Hudson, who left her role at Eve in October last year to take on a magazine development role at BBC Worldwide, will take up her position at the end of the month. She will step into the role almost exactly two months after the departure of Horne, who spent only ten months in the post.
Horne, a former editor of The Daily Telegraph's magazine, had pursued an editorial policy that was calculated to stress the independence of the Radio Times from the BBC.
Horne's policy had included the magazine's front covers being devoted to rival stations' programmes, as well as a heavily publicised column in which Sue Summers described a selection of BBC news presenters as "three of the strangest-looking males on the planet".
Hudson was awarded the BSME Editor of the year for men's magazines award in 1997, for her work launching Maxim at Dennis Publishing. While at Dennis she also worked on the launches of Stuff and Ministry. She signed up for the job of launching Eve in 1999.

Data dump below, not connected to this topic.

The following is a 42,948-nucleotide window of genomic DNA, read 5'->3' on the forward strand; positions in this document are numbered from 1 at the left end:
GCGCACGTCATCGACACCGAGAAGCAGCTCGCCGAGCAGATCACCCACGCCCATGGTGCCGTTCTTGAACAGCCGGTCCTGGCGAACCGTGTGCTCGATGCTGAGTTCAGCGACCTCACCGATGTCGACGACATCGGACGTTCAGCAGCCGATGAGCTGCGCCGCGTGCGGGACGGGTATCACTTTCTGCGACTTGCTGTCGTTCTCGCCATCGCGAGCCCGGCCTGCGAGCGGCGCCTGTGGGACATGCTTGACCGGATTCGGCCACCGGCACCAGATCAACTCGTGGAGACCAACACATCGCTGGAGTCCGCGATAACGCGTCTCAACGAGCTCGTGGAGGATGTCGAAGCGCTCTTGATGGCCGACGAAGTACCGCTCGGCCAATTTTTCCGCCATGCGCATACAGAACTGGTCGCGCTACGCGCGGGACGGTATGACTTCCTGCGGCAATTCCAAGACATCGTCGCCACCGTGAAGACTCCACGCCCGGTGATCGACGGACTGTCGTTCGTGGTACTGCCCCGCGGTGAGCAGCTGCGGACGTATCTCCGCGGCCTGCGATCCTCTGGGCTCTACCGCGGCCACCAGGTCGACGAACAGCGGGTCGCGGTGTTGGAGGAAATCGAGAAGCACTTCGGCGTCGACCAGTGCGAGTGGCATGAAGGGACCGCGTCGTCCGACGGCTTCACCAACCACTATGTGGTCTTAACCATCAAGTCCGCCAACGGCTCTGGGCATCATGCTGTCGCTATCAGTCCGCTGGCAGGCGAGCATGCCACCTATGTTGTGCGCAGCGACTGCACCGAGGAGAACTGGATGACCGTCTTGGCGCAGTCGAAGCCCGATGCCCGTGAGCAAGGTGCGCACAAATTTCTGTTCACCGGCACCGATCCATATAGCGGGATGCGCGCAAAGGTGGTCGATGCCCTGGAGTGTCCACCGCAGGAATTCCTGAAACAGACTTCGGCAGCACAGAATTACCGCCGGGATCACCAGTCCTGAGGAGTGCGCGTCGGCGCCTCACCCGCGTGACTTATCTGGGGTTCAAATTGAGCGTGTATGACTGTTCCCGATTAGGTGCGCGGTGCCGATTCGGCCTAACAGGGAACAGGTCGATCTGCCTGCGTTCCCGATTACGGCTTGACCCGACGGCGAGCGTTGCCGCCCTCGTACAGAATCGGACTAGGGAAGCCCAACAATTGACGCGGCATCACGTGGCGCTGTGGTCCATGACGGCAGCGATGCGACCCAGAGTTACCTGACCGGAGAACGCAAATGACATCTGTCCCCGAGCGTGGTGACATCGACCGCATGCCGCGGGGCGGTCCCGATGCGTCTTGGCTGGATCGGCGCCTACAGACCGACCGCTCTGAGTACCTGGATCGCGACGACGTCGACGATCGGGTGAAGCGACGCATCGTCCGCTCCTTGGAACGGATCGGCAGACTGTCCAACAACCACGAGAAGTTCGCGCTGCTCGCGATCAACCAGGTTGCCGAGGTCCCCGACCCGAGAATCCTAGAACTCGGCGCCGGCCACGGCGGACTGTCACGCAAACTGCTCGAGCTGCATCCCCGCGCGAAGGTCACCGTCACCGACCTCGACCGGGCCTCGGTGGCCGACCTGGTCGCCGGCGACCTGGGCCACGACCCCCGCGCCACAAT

"Expect a Radio Times that will be as authoritative and comprehensive as ever but with a few new things that will take many in the industry by surprise, Hudson said.
The Radio Times reported a circulation of 1,200,615 in the July to December ABC results, comfortably maintaining its position as the UK's second-largest listings title. The leader in the sector is the IPC title What's On TV.